Alumni Spotlight: Linwood Arnold


Arnold is studying in Shrewsbury International School in Thailand. He likes studying different languages and culture. He has been studying Chinese since 6 years.

Why did you choose this program?

RISH Chinese summer camp is a professional and famous immersion summer camp in China. My parents find them on the internet, and asked a lot of questions before enroll, and the communication with their staff communicated was very smooth.

Since the Chinese language is my second language in the school, my parents want to me to learn and improve my Chinese in a full immersion Chinese Summer Camp, and at the same time develop my ability to live independently.

What did your program provider assist you with, and what did you have to organize on your own?

First of all, RISH’s staff will provide me necessary documents to apply for Chinese visa. One month before the start date of the camp, they will send us a packing checklist, as well as the airport pick up guide. On the first day and last day of the camp, camp staff will take care of airport pick up and drop off.

The lead counsellor gave us an orientation session on the first day we arrived at the campus. The presentation was every detailed, so most of us did not have any more questions after her explanation. What I have to organize on my own is to wake up on time and respect the daily schedule and enjoy all activities, classes and trip.

What is one piece of advice you'd give to someone going on your program?

There is a lot of rain in Shanghai in the month of June, so you should bring rain gear if you enroll a session in June. Since the beginning of July, the temperature goes up very quickly with a lot of sunshine, so sunscreen is also necessary.

Don’t spend all your pocket money on buying snacks in the convenient store. During the field trip to Hangzhou, for example, the hometown of Chinese green tea, you really have to buy some as souvenir or gift.

What does an average day/week look like as a participant of this program?

In the morning, we have breakfast in the hotel. Then we go to classroom until about 12:00, we have break and snack time between every class. Then we have lunch and we can go back to room to have break.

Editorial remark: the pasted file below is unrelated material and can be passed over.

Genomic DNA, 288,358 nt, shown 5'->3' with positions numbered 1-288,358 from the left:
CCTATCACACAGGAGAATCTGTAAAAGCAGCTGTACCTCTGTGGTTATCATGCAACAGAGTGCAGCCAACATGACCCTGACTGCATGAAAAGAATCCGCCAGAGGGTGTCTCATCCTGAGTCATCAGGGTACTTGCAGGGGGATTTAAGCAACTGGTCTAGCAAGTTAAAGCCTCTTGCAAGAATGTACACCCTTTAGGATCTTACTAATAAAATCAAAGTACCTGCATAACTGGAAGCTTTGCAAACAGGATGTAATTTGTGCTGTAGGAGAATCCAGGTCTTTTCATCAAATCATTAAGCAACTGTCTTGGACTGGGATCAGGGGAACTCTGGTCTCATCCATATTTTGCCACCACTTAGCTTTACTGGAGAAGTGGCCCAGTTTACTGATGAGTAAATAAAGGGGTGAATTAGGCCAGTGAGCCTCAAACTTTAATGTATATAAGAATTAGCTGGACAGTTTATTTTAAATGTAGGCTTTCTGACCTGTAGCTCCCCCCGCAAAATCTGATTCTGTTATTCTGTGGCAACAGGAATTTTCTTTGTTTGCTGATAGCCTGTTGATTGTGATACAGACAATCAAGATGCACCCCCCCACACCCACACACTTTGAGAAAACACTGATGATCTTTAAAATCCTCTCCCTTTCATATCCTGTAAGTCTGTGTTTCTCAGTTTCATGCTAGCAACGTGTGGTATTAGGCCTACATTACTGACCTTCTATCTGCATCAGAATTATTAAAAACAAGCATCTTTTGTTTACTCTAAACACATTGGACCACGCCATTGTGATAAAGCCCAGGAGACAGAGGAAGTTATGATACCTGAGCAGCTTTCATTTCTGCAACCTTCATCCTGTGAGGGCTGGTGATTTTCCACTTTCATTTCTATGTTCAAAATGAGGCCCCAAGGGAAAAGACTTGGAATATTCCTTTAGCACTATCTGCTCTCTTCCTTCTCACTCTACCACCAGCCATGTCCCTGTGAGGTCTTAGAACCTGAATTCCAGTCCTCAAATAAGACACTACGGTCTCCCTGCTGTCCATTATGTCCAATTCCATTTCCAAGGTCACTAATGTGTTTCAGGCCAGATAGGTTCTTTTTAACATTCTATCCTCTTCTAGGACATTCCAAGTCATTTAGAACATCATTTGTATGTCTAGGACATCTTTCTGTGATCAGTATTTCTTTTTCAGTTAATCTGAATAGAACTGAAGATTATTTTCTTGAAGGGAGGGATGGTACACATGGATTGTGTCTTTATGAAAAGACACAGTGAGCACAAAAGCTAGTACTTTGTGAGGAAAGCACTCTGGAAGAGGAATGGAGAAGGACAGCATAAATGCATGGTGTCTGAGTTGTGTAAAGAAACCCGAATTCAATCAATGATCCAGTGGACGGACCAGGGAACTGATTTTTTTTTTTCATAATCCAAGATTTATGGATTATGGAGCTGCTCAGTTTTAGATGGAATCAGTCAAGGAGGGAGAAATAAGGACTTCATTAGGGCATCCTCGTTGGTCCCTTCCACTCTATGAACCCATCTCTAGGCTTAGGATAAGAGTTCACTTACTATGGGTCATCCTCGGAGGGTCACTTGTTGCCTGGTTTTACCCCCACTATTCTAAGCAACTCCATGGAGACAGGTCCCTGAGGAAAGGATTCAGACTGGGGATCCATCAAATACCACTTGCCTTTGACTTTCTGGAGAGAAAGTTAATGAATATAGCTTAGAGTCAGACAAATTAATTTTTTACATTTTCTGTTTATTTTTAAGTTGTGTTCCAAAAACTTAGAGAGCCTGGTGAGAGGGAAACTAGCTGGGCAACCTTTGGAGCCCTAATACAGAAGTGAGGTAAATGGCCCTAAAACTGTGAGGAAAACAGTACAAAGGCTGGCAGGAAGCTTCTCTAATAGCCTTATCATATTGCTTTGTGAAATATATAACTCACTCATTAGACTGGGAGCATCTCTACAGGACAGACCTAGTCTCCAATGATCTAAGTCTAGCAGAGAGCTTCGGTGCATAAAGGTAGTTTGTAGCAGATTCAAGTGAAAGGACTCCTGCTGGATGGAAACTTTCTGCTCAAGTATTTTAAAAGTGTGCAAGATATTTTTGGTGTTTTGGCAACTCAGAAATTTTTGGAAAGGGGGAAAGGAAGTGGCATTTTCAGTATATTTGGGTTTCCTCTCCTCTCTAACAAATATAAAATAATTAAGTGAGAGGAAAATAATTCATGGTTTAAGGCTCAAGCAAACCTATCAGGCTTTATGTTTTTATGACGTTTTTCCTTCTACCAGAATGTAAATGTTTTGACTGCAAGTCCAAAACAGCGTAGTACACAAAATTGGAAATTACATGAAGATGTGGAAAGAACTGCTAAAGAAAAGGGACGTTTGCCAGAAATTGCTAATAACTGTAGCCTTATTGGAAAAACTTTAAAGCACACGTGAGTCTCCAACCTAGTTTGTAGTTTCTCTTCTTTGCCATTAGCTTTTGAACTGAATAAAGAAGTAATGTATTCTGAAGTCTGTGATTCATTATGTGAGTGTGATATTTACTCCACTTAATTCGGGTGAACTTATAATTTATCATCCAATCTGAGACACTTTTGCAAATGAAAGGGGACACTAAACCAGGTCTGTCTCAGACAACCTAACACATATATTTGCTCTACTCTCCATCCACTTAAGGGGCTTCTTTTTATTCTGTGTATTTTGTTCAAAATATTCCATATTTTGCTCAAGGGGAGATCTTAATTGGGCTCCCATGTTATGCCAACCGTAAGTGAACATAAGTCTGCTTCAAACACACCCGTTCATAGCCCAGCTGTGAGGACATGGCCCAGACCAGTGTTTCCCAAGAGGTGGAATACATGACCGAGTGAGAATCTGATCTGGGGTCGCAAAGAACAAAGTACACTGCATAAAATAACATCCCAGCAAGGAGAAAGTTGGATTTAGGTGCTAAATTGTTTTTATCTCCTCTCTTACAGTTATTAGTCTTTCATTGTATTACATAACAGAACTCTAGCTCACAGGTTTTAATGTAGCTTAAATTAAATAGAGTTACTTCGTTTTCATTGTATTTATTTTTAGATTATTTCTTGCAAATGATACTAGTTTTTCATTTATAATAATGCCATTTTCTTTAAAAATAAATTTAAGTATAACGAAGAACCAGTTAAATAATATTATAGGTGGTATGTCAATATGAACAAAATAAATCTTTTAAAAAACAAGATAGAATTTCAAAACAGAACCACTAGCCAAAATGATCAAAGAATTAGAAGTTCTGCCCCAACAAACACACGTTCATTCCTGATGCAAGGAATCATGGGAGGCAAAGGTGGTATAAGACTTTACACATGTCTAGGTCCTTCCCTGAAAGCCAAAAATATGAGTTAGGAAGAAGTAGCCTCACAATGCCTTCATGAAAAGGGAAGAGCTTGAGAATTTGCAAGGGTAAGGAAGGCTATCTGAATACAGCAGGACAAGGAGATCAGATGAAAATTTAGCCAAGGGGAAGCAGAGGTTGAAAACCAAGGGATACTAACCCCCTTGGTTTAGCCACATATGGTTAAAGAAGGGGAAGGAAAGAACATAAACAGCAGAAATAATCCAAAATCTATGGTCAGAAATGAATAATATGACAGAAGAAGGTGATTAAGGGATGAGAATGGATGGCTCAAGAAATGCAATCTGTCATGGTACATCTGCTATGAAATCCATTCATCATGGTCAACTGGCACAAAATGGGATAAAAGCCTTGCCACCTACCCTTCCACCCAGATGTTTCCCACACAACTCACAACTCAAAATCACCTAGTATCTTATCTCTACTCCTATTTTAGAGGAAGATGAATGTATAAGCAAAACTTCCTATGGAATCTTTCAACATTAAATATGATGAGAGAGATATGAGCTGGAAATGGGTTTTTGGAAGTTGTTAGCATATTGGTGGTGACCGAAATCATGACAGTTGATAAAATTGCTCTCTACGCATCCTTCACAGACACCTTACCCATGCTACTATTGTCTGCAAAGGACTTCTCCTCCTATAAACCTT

In the afternoon, we have themed language practice workshops for about 2 hours, then Chinese culture course (like history, brush painting, calligraphy, Tai-Chi etc...) or sports. After that we have dinner, then 1-on-1 tutoring to practice Chinese oral. After that is home work session. Then we have free time, until lights off and room check at 22:00.

Sometimes in the afternoon there is outing activities, so after lunch break, we have city tour excursion and dinner outside.

Going into your experience abroad, what was your biggest fear, and how did you overcome it? How did your views on the issue change?

This is my first time to go abroad alone. I have to take flight by myself. But I have a lot of experiences traveling with my family, so I am familiar with that. Maybe for younger kids the biggest fear is to travel alone. Airline companies can provide UM service for the kids. After arriving in China, RISH’s staff was already waiting me just outside the custom exit, holding a board that I have already known from the airport pick up guide they sent to me before.

In the campus, two students share a room. My roommate is also the first time to leave the family alone. But I think during the whole camp there is nothing to worry about. Room attendants clean up our room every day. Our clothes are collected and washed regularly. The camp counsellors are very helpful. They live with us during the whole camp so there are always ready to solve our problems and answer any question. They are always encouraging us to speak Chinese in everyday life.